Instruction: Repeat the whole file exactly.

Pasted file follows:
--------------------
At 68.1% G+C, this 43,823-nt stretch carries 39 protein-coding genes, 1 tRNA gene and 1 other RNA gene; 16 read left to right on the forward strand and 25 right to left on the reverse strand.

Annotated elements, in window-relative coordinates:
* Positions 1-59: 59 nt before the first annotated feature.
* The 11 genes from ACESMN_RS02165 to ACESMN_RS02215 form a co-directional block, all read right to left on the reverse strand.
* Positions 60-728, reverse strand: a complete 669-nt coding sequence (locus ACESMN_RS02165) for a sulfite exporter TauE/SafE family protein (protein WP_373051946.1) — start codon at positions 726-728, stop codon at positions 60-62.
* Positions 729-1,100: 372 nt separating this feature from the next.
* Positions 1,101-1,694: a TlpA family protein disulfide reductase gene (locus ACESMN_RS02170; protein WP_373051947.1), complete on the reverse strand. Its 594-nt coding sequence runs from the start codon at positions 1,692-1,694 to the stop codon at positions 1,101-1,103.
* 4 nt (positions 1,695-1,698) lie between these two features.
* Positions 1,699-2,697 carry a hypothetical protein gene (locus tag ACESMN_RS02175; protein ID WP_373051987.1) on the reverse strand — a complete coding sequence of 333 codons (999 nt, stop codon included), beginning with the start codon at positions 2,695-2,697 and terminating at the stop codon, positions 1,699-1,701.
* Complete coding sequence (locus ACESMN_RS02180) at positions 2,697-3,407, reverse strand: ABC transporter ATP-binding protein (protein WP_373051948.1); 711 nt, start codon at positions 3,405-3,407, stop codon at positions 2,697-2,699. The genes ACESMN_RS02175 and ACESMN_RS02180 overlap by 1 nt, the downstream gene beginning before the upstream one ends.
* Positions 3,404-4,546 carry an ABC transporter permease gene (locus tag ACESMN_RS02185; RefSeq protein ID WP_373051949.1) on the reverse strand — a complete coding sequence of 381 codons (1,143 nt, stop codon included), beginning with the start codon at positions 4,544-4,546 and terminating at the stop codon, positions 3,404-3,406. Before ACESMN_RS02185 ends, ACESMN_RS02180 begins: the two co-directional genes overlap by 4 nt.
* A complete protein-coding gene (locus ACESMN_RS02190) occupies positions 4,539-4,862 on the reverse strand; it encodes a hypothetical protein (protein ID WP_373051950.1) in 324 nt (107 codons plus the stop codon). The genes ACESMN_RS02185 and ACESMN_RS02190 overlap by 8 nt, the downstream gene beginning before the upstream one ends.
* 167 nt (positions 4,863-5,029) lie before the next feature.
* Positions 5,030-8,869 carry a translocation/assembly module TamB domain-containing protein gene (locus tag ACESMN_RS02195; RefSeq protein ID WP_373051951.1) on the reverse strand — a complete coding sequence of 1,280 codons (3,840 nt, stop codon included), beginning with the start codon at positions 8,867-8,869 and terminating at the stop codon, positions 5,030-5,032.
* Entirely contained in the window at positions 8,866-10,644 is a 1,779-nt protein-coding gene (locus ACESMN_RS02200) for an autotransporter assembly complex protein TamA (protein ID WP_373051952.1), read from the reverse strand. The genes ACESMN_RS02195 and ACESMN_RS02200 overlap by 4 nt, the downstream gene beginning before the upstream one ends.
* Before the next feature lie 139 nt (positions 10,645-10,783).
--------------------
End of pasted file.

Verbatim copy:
At 68.1% G+C, this 43,823-nt stretch carries 39 protein-coding genes, 1 tRNA gene and 1 other RNA gene; 16 read left to right on the forward strand and 25 right to left on the reverse strand.

Annotated elements, in window-relative coordinates:
* Positions 1-59: 59 nt before the first annotated feature.
* The 11 genes from ACESMN_RS02165 to ACESMN_RS02215 form a co-directional block, all read right to left on the reverse strand.
* Positions 60-728, reverse strand: a complete 669-nt coding sequence (locus ACESMN_RS02165) for a sulfite exporter TauE/SafE family protein (protein WP_373051946.1) — start codon at positions 726-728, stop codon at positions 60-62.
* Positions 729-1,100: 372 nt separating this feature from the next.
* Positions 1,101-1,694: a TlpA family protein disulfide reductase gene (locus ACESMN_RS02170; protein WP_373051947.1), complete on the reverse strand. Its 594-nt coding sequence runs from the start codon at positions 1,692-1,694 to the stop codon at positions 1,101-1,103.
* 4 nt (positions 1,695-1,698) lie between these two features.
* Positions 1,699-2,697 carry a hypothetical protein gene (locus tag ACESMN_RS02175; protein ID WP_373051987.1) on the reverse strand — a complete coding sequence of 333 codons (999 nt, stop codon included), beginning with the start codon at positions 2,695-2,697 and terminating at the stop codon, positions 1,699-1,701.
* Complete coding sequence (locus ACESMN_RS02180) at positions 2,697-3,407, reverse strand: ABC transporter ATP-binding protein (protein WP_373051948.1); 711 nt, start codon at positions 3,405-3,407, stop codon at positions 2,697-2,699. The genes ACESMN_RS02175 and ACESMN_RS02180 overlap by 1 nt, the downstream gene beginning before the upstream one ends.
* Positions 3,404-4,546 carry an ABC transporter permease gene (locus tag ACESMN_RS02185; RefSeq protein ID WP_373051949.1) on the reverse strand — a complete coding sequence of 381 codons (1,143 nt, stop codon included), beginning with the start codon at positions 4,544-4,546 and terminating at the stop codon, positions 3,404-3,406. Before ACESMN_RS02185 ends, ACESMN_RS02180 begins: the two co-directional genes overlap by 4 nt.
* A complete protein-coding gene (locus ACESMN_RS02190) occupies positions 4,539-4,862 on the reverse strand; it encodes a hypothetical protein (protein ID WP_373051950.1) in 324 nt (107 codons plus the stop codon). The genes ACESMN_RS02185 and ACESMN_RS02190 overlap by 8 nt, the downstream gene beginning before the upstream one ends.
* 167 nt (positions 4,863-5,029) lie before the next feature.
* Positions 5,030-8,869 carry a translocation/assembly module TamB domain-containing protein gene (locus tag ACESMN_RS02195; RefSeq protein ID WP_373051951.1) on the reverse strand — a complete coding sequence of 1,280 codons (3,840 nt, stop codon included), beginning with the start codon at positions 8,867-8,869 and terminating at the stop codon, positions 5,030-5,032.
* Entirely contained in the window at positions 8,866-10,644 is a 1,779-nt protein-coding gene (locus ACESMN_RS02200) for an autotransporter assembly complex protein TamA (protein ID WP_373051952.1), read from the reverse strand. The genes ACESMN_RS02195 and ACESMN_RS02200 overlap by 4 nt, the downstream gene beginning before the upstream one ends.
* Before the next feature lie 139 nt (positions 10,645-10,783).